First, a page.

Saturday, March 08, 2008
I first heard percussionist Milton Cardona in the context of Kip Hanrahan's work in the early 80s. This album, "Bembe", appeared on American Clave in '86 and it's a beaut. It's entirely devoted to Santeria chants with a group made up of a lead singer and percussionist (Cardona) and an ensemble of response singers and percussionists (the drummers including Hector "Flaco" Hernandez, Steve Berrios and Jose Fernandez). My working knowledge of Santeria music is just above minimal so I can't really say how representative this is, but the impression I get is that Cardona knows what he's doing and it sounds damned real to me. Gorgeous Afro-Cuban melodies, stirring (and rough) choral singing and hypnotic percussion combine for a moving, thrilling recording. I'd appreciate any recommendations along this line.
While researching a bit, I noticed Cardona put out another disc under his name, "Cambucha", in 1999, also on American Clave; interested to hear that. Though Hanrahan-led or produced projects in recent years have left me a bit cold. I picked up Deep Rumba last year and, expecting great things, was let down.
Along with Billie Holiday, Betty Carter has always been my favorite female jazz singer. I bought this recording pretty early in my listening, maybe around '76, rather odd in the context of the other things I was listening to at the time (AACM, Taylor, Ornette, etc.) but Carter's singing inevitably melted me. I have a few other releases but have always enjoyed this one the most. I believe it was something of a comeback record, recorded in 1969 at Judson Hall, NYC with Norman Simmons on piano, the great Lisle Atkinson on bass and Al Harewood on drums. A fantastic series of tunes including "Blue Moon" (taken drastically up tempo), "The Sun Died", "Girl Talk" and a fantabulous rendition of Randy Weston's "Ego". Her elasticity is astonishing, bending and warping the melodies into pure Carteriana.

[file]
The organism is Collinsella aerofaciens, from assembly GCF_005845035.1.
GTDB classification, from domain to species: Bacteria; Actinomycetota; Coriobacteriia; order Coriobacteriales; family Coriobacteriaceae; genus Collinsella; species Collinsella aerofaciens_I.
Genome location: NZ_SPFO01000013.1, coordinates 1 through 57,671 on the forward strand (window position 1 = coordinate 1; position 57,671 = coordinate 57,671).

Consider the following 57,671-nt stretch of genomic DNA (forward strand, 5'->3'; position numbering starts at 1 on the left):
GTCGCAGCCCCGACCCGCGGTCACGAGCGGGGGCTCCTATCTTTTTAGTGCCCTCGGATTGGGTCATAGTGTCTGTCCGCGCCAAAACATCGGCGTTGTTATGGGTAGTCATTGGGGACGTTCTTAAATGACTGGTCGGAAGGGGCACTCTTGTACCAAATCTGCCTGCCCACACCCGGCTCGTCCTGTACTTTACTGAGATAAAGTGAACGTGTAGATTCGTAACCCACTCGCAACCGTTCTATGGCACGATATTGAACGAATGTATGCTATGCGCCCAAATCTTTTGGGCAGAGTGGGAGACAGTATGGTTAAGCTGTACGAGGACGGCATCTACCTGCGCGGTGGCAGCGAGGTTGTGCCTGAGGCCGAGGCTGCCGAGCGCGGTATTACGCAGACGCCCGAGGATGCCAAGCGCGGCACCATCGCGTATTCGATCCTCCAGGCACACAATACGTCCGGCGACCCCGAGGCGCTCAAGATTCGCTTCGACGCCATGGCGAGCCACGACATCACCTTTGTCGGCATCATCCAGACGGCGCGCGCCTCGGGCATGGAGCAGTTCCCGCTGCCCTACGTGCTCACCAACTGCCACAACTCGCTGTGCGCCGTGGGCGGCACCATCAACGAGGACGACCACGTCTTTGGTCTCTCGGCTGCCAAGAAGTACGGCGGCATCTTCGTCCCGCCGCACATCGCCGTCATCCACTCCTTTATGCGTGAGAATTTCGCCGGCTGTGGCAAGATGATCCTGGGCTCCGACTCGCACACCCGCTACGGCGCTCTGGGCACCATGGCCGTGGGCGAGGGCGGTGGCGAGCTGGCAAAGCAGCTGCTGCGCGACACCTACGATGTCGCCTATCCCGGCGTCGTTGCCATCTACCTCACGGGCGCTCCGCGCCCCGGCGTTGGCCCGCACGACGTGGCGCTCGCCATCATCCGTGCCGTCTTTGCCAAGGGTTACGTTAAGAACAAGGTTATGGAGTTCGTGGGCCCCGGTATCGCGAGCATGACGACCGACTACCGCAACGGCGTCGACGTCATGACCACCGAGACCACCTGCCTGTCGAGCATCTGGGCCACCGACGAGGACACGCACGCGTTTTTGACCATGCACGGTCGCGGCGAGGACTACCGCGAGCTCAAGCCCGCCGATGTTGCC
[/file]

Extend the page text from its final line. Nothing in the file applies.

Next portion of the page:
I never had the occasion to see her perform, which I greatly regret. Everything I've read about her indicates, music aside, she was something special.
There's one other Carter amongst my vinyl, John. Never really explored his work as much as I probably should have, with only this and the follow-up, "Dance of the Love Ghosts" under his name, plus a fine Hat disc with Bobby Bradford, "Movin' On".
I know this Ghana sequence (were there three or four albums in the series? I don't quite recall) is hailed by many as one of the signal achievements of jazz in the 80s. While I enjoy it very much, I've never quite gone that far. It's interesting, listening now, to hear tinges of the same tonalities that Ornette used in his symphonic work, "Skies of America" considering that they grew up together. The title track from this one is something of a monster, especially once Carter's burbling clarinet surfaces alongside Bradford's cornet. The remainder of the album doesn't quite live up to that, though it's fine in a good-Muhal kinda way, even if Terry Jenoure's vocals are a bit woozy.
"Dance of the Love Ghosts" (admittedly, I have a tough time getting past the title) strikes me as less focussed and a tad shrill; not bad at all but not the stuff of legends.
I get the sense that I'd generally have enjoyed Carter in small group settings (like that "Movin' On" date). Recommendations in that vein appreciated.
Knut Hamsun - Hunger
John Crowley - Little, Big